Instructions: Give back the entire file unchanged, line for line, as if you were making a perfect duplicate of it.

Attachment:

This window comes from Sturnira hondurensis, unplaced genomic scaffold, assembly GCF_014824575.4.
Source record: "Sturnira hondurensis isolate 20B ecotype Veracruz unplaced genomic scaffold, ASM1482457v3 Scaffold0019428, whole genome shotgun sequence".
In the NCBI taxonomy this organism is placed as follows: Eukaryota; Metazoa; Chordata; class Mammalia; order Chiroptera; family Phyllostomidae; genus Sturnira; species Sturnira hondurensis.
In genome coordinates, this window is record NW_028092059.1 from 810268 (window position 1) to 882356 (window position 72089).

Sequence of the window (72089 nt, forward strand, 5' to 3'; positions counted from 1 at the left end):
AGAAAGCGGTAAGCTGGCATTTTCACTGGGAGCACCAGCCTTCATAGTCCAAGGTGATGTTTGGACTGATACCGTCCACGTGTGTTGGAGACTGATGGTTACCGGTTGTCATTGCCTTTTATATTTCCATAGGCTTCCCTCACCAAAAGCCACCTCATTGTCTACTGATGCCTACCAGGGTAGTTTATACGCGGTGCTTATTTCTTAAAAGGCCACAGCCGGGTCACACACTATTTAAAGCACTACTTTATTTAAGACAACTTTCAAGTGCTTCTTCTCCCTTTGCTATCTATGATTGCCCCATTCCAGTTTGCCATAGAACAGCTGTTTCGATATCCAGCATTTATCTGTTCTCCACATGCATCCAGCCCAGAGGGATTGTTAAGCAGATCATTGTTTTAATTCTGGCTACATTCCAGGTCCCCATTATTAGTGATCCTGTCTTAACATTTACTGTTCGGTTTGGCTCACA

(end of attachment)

This window comes from Sturnira hondurensis, unplaced genomic scaffold, assembly GCF_014824575.4.
Source record: "Sturnira hondurensis isolate 20B ecotype Veracruz unplaced genomic scaffold, ASM1482457v3 Scaffold0019428, whole genome shotgun sequence".
In the NCBI taxonomy this organism is placed as follows: Eukaryota; Metazoa; Chordata; class Mammalia; order Chiroptera; family Phyllostomidae; genus Sturnira; species Sturnira hondurensis.
In genome coordinates, this window is record NW_028092059.1 from 810268 (window position 1) to 882356 (window position 72089).

Sequence of the window (72089 nt, forward strand, 5' to 3'; positions counted from 1 at the left end):
AGAAAGCGGTAAGCTGGCATTTTCACTGGGAGCACCAGCCTTCATAGTCCAAGGTGATGTTTGGACTGATACCGTCCACGTGTGTTGGAGACTGATGGTTACCGGTTGTCATTGCCTTTTATATTTCCATAGGCTTCCCTCACCAAAAGCCACCTCATTGTCTACTGATGCCTACCAGGGTAGTTTATACGCGGTGCTTATTTCTTAAAAGGCCACAGCCGGGTCACACACTATTTAAAGCACTACTTTATTTAAGACAACTTTCAAGTGCTTCTTCTCCCTTTGCTATCTATGATTGCCCCATTCCAGTTTGCCATAGAACAGCTGTTTCGATATCCAGCATTTATCTGTTCTCCACATGCATCCAGCCCAGAGGGATTGTTAAGCAGATCATTGTTTTAATTCTGGCTACATTCCAGGTCCCCATTATTAGTGATCCTGTCTTAACATTTACTGTTCGGTTTGGCTCACA